The Carnegie Mellon partnership also turned the city into the university’s “urban lab” and the city was also awarded a $10.9 million DOT grant to expand the use of smart traffic signals innovated by the university. This, along with the “green light governing” strategy Pittsburgh’s Mayor Bill Peduto embraces, has moved the city to the forefront of the smart city conversation. This style of governance follows the belief that innovating by private companies should come before regulating — one of the reasons Uber chose the city as the testing ground for its autonomous car pilot late last year.
Boston also hopes to make its smart city mark. The city has implemented an open data portal, Analyze Boston, granting citizens access to a range of data including electricity usage in the city, crime reports and traffic patterns. This open data also enables private companies to innovate using the government’s data to create useful resources for residents including bus tracking apps or the city’s data-sharing agreement with Waze that will improve traffic flow throughout the city. The mobile-ticketing initiative on the MBTA commuter rail also enables data collection and improves riders’ daily lives by removing obstacles to seamless travel including long lines to purchase paper tickets.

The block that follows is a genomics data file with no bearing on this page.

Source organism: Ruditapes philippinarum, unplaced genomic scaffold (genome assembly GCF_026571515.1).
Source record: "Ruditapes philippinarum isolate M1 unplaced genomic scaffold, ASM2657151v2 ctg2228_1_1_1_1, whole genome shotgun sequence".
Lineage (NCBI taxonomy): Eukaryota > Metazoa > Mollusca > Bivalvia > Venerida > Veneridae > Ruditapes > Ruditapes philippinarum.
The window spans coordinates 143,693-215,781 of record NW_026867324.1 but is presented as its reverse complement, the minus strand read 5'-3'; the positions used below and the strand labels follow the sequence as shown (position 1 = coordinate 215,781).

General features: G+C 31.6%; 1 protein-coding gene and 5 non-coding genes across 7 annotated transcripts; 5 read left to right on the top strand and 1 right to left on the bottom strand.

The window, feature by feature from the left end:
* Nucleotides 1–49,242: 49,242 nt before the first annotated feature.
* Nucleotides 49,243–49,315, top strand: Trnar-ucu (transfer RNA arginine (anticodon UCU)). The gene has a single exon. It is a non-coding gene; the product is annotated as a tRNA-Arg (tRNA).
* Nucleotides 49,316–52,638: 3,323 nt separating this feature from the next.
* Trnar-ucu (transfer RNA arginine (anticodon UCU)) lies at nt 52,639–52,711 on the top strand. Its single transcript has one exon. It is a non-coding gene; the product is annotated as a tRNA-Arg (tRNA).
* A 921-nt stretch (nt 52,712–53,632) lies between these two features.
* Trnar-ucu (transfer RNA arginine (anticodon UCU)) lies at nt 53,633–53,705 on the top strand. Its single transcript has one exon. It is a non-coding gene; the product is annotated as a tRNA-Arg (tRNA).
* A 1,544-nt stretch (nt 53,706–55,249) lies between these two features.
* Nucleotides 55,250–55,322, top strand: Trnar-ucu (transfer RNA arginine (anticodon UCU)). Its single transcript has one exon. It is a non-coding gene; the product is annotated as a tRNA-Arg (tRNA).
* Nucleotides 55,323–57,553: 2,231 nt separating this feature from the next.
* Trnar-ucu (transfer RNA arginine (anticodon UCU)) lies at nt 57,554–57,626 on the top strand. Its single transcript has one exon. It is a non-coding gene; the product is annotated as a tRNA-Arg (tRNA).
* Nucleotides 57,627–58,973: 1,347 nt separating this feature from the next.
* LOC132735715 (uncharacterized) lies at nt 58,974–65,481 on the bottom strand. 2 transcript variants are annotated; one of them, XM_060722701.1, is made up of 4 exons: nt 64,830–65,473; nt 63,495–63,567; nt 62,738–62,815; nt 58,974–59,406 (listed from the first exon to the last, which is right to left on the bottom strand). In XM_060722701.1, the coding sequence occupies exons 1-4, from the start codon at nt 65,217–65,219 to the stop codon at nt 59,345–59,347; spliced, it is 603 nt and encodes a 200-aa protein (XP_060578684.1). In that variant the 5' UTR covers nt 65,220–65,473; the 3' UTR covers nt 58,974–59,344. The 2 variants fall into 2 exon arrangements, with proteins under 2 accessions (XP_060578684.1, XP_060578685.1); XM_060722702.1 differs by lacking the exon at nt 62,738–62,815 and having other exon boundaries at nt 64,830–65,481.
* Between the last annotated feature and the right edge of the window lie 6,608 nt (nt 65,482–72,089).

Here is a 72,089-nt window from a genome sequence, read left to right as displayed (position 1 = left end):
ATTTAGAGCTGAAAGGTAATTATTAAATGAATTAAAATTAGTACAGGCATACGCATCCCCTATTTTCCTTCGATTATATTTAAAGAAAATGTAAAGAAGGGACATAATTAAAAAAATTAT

The smart city has also used data to try to solve a big transportation issues that plague many cities — lack of adequate parking and the congestion resulting from drivers searching for an open spot. The city has experimented with increasing prices in certain areas and installing smart sensors that adjust prices throughout the day based on demand. This willingness to innovate new solutions and embrace data puts Boston at the forefront of the smart technology movement.
A common theme
What do Columbus, Kansas City, Pittsburgh and Boston have in common, other than being smart technology leaders? A commitment from government leaders to embrace technologies like open data platforms and smart sensor networks, along with the willingness to foster innovation from the private sector. If cities want to make the journey to being smart, they should look to these leaders for examples of how to find success.